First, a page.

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The Hearing, Basketball Camp and New Shoes

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Several months ago, The Evil Ex filed for a modification of child support. This resulted in me filling out over twenty pages of supporting documents, proving the expenses I carry for our child (which The EE does not assist with at all) and protesting the modification. The result: I’m losing my child support for my daughter at a time when costs to support her will be increasing. In addition to the expenses of her starting middle school, there will be increased uncovered medical expenses for her since she will need braces and since our deductibles are increasing. The EE is ordered to pay half of all uncovered medical expenses. In the five years since we’ve been divorced, he has not paid a dime.

Of course, when all this started going down, I consulted my attorney. At that time, the idea of losing the income was all very scary. Of course, that was at a time when things were ultra tough for me financially and I was worried about making it even with the child support. I received some good advice, filed my response, and learned that I am losing child support. So, of course, I requested a hearing.

This hearing occurred a couple of weeks ago and was the single greatest source of stress for me this year. It was a phone hearing with no attorneys present. My goal was to prove that out of pocket medical expenses were going to be increasing and that, in light of the fact that The Evil Ex hasn’t and doesn’t pay his half of the uncovered medical expenses, there should be some cash medical support awarded to me for our daughter’s expenses. I’m almost certain this hearing was an exercise in futility. I won’t know for sure until I get the judge’s decision in the mail, but I have a pretty good hunch that I need to begin planning on not planning on that child support.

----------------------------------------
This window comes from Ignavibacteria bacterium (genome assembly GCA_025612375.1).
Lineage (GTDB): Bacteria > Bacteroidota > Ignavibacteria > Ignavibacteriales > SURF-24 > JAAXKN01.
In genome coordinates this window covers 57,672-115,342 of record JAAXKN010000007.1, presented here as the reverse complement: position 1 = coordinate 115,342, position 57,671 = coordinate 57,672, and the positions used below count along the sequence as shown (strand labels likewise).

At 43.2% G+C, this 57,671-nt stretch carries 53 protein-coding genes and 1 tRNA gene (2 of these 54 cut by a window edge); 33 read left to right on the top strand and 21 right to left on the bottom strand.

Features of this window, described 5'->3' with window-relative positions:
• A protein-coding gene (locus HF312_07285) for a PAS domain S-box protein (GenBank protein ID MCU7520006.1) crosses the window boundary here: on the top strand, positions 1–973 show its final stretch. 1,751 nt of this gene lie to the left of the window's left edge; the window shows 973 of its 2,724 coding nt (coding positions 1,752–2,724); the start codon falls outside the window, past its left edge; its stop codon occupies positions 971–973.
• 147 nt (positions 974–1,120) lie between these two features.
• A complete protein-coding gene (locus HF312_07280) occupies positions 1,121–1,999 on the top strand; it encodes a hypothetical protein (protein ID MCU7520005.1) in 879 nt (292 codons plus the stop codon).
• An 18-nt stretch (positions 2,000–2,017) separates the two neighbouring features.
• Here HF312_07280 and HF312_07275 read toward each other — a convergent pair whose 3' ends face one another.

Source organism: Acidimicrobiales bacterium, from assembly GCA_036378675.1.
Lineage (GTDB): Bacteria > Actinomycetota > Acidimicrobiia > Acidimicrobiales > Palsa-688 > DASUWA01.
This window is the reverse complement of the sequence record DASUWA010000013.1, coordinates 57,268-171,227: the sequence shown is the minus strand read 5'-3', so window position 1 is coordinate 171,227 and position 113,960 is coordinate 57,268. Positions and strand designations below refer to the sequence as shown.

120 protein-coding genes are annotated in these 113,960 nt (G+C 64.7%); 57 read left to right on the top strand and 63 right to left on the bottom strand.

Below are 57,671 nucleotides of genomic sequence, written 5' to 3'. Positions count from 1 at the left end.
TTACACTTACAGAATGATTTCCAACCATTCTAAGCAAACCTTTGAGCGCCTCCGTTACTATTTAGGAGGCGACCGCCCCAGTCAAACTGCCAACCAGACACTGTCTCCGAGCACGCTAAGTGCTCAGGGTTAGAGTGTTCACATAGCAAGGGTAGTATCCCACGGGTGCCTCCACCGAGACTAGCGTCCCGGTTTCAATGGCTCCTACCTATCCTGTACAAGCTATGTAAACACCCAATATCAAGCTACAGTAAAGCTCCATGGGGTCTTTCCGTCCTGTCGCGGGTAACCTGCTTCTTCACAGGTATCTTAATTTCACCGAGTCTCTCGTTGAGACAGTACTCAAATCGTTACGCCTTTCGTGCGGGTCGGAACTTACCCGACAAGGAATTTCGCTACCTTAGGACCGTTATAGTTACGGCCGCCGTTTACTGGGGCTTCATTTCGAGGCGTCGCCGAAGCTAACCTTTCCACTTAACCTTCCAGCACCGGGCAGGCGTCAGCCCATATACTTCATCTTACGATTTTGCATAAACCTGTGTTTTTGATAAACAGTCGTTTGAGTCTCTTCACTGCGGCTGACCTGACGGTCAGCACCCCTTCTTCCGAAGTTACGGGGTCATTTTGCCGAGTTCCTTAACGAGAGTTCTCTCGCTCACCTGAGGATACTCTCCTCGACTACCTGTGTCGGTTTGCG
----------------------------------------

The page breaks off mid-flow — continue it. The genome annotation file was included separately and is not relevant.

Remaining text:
Sigh. It would have been really nice for that change to have happened next year. That’s just how this year is going for me.

In spite of that very disappointing downturn, there are other things that are improving for me. My bankruptcy discharge has gone through. I am now working on rebuilding my credit. I have one credit card; a small one. I pay it off each month. I refuse to take on debt again. The Hesitant Boyfriend continues in his hesitation to either move things forward or move himself out, but he is now bringing in some steady income and helping to pay for groceries, gas and bills. This definitely helps. I’ve also been able to find additional work, which will help me get caught up on paying the medical bills. I was even able to afford to put my youngest daughter in a basketball camp this week, and buy her the necessary shoes and shorts.